Size control: The regulation of cell numbers in animal development

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Abstract

with fetal spleens, the opposite result is obtained: the total mass of the transplanted spleens attains the mass MRC Laboratory for Molecular Cell Biology and Biology of one normal adult spleen, suggesting that spleen Department growth is mainly controlled by factors outside the spleen University College London (Metcalf, 1964). In neither case are the control mecha-London WC1E 6BT nisms understood. United Kingdom Control of Cell Proliferation Cyclin-dependent protein kinases (Cdks) directly control the eukaryotic cell-division cycle. They are cyclically How is the size of an organism or organ determined? activated to trigger the different phases of the cell cycle Why, for example, are we larger than mice? Although at the right time and in the right sequence. They them-growth can occur by cell enlargement and accumulation selves are controlled by a variety of regulatory proteins: of extracellular matrix, the size of an animal generally cyclins activate them and help direct them to their sub-reflects cell numbers. We are bigger than mice mainly strates; kinases and phosphatases phosphorylate and because we have more cells than a mouse, not because dephosphorylate them, respectively; and Cdk inhibitors our cells are larger. We have more cells because cells block their activity or their assembly with cyclins (Lees, in a developing human divide more times, on average, 1995). than do cells in a developing mouse. What, then, con-Except for the initial cleavages of the zygote and blas-trols how many times a cell divides? The answer is not tomeres, which are apparently cell-autonomous, most known, and, despite its importance, the question has animal cell divisions depend on extracellular growth fac-received little attention. Several recent papers seem tors, which are mainly produced by neighbouring cells. likely to change that. Before considering them, however, The growth factors are required to maintain the cell-I shall briefly review some general aspects of cell number cycle control system: if a cell in culture is deprived of control. such factors, for example, the cell cycle arrests at a Cell number depends on more than just cell prolifera-checkpoint in G1 called the restriction (R) point, and the tion. It also depends on cell death and, in some organs, cell enters a modified G1 state (G0), in which some of on cell immigration, emigration, or both. Division, death, the Cdks and cyclins disappear. and migration all depend on intracellular mechanisms The dependence of animal cell division on signals that are regulated by extracellular signaling molecules from other cells helps to ensure that a cell divides only produced by other cells. The signaling molecules can when another cell is needed. When part of the adult liver either activate or inhibit the intracellular mechanisms; is removed, for example, cell proliferation returns the they can operate locally or systemically and can be liver to normal size. In regenerating limbs, and probably soluble, bound to cell surfaces, or associated with the in other regenerating and developing tissues also, if a extracellular matrix. The challenge is to understand how disparity occurs in the positional values of neighbouring the extracellular signals and intracellular mechanisms cells, proliferation produces cells with intermediate po-interact to ensure that each organ contains the right sitional values, thereby creating a continuous and ap-numbers of each cell type. proriate cell pattern. It remains a mystery how such The right number of cells depends on cell size, which disparities are detected by cells and how they stimulate in turn depends on the amount of DNA in the nucleus. cell proliferation. The cells in a tetraploid salamander, for example, are A large effort has been devoted to identifying both four times the volume of those in a haploid salamander, the extracellular signaling molecules that stimulate cell yet the corresponding organs in the two animals are proliferation and the intracellular signaling pathways the same size because the tetraploid organs contain a that they activate. By contrast, there has been relatively quarter as many cells as the haploid (Frankhauser, 1952). little exploration of the mechanisms responsible for Clearly, cell number control is not merely a matter of stopping cell proliferation at the appropriate point during counting cells or cell divisions. regeneration or development. The stopping mecha-Systemic versus Local Control nisms are important, as they can influence both cell Systemic controls help coordinate the growth of differ-numbers and the timing of differentiation. ent organs during development. In vertebrates, for ex-In part at least, the stopping mechanisms are cell-ample, the anterior pituitary gland seceretes growth hor-intrinsic and depend on the cell's history. In principle, mone, which stimulates growth principally by inducing such an intrinsic mechanism could depend on a de-the production of insulin-like growth factor 1 (IGF-1) by crease in a positive intracellular regulator that is required the liver and other organs. IGF-1 in turn promotes cell to keep the cell dividing, an increase in a negative intra-survival in many tissues and cell proliferation in some. cellular regulator that inhibits cell-cycle progression, or The importance of systemic controls on growth can both. An example of the first mechanism is seen in the vary greatly between organs. If one transplants multiple first cells that stop dividing at the cellular blastoderm fetal thymus glands into a developing mouse, each stage of Drosophila development: these cells arrest in grows to its normal adult size, suggesting that their the G2 phase of the cell cycle because the supply of growth is mainly controlled locally within the thymus maternal String protein—the phosphatase required to activate the mitotic Cdk (Cdc-2)—runs out, so that the (Metcalf, 1963). If one performs the same experiment Cell 174 cells cannot progress into M phase (Edgar and O'Farrell, 1990). A possible example of the second mechanism is seen in fibroblast senescence, where accumulation of the Cdk inhibitor p16 Ink4 (p16) may be in part responsible for limiting the number of times normal fibroblasts divide in culture when stimulated by serum: early-passage hu-man fibroblasts express low levels of p16, while late-passage, senescent ones express high levels (Hara et al., 1996), and embryo fibroblasts from p16 Ϫ/Ϫ mice readily escape such senescence (Serrano et al., 1996). Control of Cell Survival and Cell Death Just as animal cells need signals from other cells to divide, so most seem to need signals from other cells to survive. If deprived of such signals, the cells activate an intrinsic death program and kill themselves—a pro-cess called programmed cell death (PCD). Dependence on survival signals may help ensure that a cell survives only where and when it is needed. PCD is mediated by a proteolytic cascade, involving a family of cysteine Figure 1. Some Components of the Cell-Cycle Control System That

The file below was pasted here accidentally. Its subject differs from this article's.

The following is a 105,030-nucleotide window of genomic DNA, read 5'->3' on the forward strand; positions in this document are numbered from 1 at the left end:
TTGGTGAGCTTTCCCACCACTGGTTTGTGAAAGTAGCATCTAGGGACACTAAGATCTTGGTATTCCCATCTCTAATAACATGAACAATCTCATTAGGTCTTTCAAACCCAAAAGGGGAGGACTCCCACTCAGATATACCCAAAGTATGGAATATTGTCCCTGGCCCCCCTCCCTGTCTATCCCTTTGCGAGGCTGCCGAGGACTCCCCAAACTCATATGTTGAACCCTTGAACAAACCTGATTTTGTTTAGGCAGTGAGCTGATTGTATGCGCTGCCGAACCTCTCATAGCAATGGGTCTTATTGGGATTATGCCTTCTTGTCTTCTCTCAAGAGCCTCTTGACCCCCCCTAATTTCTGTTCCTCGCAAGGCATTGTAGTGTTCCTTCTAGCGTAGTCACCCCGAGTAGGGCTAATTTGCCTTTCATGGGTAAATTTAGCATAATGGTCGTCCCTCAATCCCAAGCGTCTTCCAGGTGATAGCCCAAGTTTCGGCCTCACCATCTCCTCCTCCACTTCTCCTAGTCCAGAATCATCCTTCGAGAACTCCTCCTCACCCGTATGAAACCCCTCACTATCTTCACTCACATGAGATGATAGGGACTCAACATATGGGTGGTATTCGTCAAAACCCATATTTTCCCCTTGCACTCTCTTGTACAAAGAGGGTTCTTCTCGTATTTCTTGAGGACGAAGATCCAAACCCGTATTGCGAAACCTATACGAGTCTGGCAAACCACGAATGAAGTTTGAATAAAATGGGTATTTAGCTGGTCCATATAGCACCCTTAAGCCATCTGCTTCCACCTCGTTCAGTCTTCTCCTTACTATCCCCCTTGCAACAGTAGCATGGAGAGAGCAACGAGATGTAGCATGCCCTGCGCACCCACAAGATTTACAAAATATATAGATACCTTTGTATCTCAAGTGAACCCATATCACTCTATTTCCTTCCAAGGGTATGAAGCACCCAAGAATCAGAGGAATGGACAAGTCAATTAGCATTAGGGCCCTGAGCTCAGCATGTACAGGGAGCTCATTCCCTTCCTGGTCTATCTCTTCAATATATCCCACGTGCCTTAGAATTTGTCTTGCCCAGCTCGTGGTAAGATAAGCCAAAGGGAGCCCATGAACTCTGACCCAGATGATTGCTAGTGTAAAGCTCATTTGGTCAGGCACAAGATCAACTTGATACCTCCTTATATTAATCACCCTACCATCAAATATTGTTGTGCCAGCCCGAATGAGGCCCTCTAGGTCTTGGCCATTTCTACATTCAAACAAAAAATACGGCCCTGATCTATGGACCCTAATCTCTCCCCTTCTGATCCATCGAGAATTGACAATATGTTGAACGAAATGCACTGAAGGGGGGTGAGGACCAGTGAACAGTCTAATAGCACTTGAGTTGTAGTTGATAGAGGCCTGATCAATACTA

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Raff, M. C. (1996, July 26). Size control: The regulation of cell numbers in animal development. Cell. Cell Press. https://doi.org/10.1016/S0092-8674(00)80087-2